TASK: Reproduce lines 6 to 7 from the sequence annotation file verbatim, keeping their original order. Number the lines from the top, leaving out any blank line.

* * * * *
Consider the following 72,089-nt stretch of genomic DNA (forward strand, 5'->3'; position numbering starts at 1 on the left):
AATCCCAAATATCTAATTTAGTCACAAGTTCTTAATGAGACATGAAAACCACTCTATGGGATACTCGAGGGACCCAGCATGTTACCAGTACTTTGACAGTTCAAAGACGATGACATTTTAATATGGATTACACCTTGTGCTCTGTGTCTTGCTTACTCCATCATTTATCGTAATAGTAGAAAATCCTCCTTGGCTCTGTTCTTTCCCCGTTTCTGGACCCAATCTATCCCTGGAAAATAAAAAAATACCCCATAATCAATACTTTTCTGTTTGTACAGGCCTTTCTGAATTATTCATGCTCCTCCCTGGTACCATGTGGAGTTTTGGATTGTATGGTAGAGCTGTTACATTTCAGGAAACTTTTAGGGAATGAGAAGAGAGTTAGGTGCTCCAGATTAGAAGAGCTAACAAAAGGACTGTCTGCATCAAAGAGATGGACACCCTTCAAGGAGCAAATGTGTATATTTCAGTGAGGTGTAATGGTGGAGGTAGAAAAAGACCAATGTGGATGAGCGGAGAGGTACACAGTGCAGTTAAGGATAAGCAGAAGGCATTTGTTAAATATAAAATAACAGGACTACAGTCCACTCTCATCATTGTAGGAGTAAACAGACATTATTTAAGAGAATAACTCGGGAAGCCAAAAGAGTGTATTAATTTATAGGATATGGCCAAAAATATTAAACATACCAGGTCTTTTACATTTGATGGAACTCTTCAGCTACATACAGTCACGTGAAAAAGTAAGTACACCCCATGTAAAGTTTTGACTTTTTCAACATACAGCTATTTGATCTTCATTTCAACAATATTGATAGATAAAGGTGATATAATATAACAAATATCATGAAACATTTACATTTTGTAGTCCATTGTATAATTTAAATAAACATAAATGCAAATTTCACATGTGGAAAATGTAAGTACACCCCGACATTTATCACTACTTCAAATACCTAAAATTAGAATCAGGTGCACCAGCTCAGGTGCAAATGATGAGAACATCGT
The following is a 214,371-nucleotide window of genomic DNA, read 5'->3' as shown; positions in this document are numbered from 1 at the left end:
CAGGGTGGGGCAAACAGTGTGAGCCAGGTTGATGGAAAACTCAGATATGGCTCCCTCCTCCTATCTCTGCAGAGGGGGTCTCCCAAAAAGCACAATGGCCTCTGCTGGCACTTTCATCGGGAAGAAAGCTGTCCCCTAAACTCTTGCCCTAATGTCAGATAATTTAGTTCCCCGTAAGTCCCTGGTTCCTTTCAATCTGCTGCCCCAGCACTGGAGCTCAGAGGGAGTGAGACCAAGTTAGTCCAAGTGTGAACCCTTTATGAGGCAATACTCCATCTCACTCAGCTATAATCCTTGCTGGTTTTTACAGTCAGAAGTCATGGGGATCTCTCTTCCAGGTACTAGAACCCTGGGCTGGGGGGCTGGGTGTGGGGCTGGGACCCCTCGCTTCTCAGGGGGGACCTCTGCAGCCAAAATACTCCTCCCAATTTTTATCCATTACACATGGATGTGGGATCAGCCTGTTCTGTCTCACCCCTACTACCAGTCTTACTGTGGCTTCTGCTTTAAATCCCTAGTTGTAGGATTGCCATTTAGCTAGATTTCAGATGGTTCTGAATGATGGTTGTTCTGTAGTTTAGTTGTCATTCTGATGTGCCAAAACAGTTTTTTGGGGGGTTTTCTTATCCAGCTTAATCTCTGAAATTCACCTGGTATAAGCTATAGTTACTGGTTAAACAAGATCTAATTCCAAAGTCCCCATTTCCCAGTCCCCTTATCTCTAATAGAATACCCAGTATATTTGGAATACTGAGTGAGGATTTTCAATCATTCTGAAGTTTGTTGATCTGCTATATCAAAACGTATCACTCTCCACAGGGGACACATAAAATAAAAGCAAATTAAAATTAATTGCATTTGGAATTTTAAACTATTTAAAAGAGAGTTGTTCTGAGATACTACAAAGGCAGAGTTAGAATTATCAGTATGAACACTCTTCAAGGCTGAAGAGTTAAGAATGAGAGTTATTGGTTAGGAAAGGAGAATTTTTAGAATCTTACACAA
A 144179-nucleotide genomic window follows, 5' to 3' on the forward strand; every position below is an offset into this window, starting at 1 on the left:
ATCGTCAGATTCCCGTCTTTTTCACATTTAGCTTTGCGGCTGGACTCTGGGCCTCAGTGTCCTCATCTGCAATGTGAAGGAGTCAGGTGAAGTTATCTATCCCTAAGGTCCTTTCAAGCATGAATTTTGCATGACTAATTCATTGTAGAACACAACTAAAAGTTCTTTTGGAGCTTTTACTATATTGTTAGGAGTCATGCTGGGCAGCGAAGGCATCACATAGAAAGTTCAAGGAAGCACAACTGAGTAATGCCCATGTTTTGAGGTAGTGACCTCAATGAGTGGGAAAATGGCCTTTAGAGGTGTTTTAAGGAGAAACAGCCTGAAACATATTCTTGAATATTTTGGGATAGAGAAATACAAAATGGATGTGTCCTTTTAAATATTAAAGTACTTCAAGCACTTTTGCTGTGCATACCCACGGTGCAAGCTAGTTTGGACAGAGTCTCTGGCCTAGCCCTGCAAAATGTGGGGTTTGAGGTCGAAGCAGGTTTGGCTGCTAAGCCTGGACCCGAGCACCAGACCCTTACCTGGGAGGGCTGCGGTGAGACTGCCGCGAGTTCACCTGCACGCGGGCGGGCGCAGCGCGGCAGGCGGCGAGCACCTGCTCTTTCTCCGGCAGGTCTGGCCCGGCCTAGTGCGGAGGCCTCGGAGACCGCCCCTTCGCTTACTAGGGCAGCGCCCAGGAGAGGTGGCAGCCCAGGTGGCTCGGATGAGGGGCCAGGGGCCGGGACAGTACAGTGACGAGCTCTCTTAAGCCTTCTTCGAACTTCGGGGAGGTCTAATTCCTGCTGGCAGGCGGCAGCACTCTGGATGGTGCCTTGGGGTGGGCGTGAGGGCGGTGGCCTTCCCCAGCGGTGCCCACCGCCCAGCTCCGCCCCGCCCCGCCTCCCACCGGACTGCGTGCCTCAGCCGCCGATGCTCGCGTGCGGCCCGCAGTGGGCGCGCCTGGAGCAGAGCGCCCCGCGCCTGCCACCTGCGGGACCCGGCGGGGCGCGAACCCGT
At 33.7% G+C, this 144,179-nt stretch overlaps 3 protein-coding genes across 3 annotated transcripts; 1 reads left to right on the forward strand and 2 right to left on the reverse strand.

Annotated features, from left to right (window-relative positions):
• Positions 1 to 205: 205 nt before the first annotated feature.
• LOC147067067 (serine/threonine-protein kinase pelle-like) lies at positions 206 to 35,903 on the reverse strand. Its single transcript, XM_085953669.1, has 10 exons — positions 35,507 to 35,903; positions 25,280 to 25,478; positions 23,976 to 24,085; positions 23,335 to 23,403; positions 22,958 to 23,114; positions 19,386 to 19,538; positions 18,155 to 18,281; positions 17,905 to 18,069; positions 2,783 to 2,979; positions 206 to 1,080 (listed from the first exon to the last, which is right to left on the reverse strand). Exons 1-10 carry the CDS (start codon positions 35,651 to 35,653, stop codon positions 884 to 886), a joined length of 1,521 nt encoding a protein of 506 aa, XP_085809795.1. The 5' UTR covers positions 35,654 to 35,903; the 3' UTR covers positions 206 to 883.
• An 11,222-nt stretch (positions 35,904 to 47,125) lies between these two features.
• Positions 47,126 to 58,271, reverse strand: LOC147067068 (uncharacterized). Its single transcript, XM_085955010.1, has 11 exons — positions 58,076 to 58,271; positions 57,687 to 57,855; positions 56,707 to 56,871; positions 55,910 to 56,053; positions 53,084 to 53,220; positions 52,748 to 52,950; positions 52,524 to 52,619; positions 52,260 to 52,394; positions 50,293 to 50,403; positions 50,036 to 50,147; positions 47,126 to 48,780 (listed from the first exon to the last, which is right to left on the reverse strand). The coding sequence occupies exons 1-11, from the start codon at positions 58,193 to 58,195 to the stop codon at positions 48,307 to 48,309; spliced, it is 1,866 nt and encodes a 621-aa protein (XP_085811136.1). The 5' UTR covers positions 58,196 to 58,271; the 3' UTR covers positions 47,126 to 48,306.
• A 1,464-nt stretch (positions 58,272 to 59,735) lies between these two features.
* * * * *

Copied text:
ATCGTCAGATTCCCGTCTTTTTCACATTTAGCTTTGCGGCTGGACTCTGGGCCTCAGTGTCCTCATCTGCAATGTGAAGGAGTCAGGTGAAGTTATCTATCCCTAAGGTCCTTTCAAGCATGAATTTTGCATGACTAATTCATTGTAGAACACAACTAAAAGTTCTTTTGGAGCTTTTACTATATTGTTAGGAGTCATGCTGGGCAGCGAAGGCATCACATAGAAAGTTCAAGGAAGCACAACTGAGTAATGCCCATGTTTTGAGGTAGTGACCTCAATGAGTGGGAAAATGGCCTTTAGAGGTGTTTTAAGGAGAAACAGCCTGAAACATATTCTTGAATATTTTGGGATAGAGAAATACAAAATGGATGTGTCCTTTTAAATATTAAAGTACTTCAAGCACTTTTGCTGTGCATACCCACGGTGCAAGCTAGTTTGGACAGAGTCTCTGGCCTAGCCCTGCAAAATGTGGGGTTTGAGGTCGAAGCAGGTTTGGCTGCTAAGCCTGGACCCGAGCACCAGACCCTTACCTGGGAGGGCTGCGGTGAGACTGCCGCGAGTTCACCTGCACGCGGGCGGGCGCAGCGCGGCAGGCGGCGAGCACCTGCTCTTTCTCCGGCAGGTCTGGCCCGGCCTAGTGCGGAGGCCTCGGAGACCGCCCCTTCGCTTACTAGGGCAGCGCCCAGGAGAGGTGGCAGCCCAGGTGGCTCGGATGAGGGGCCAGGGGCCGGGACAGTACAGTGACGAGCTCTCTTAAGCCTTCTTCGAACTTCGGGGAGGTCTAATTCCTGCTGGCAGGCGGCAGCACTCTGGATGGTGCCTTGGGGTGGGCGTGAGGGCGGTGGCCTTCCCCAGCGGTGCCCACCGCCCAGCTCCGCCCCGCCCCGCCTCCCACCGGACTGCGTGCCTCAGCCGCCGATGCTCGCGTGCGGCCCGCAGTGGGCGCGCCTGGAGCAGAGCGCCCCGCGCCTGCCACCTGCGGGACCCGGCGGGGCGCGAACCCGT
At 33.7% G+C, this 144,179-nt stretch overlaps 3 protein-coding genes across 3 annotated transcripts; 1 reads left to right on the forward strand and 2 right to left on the reverse strand.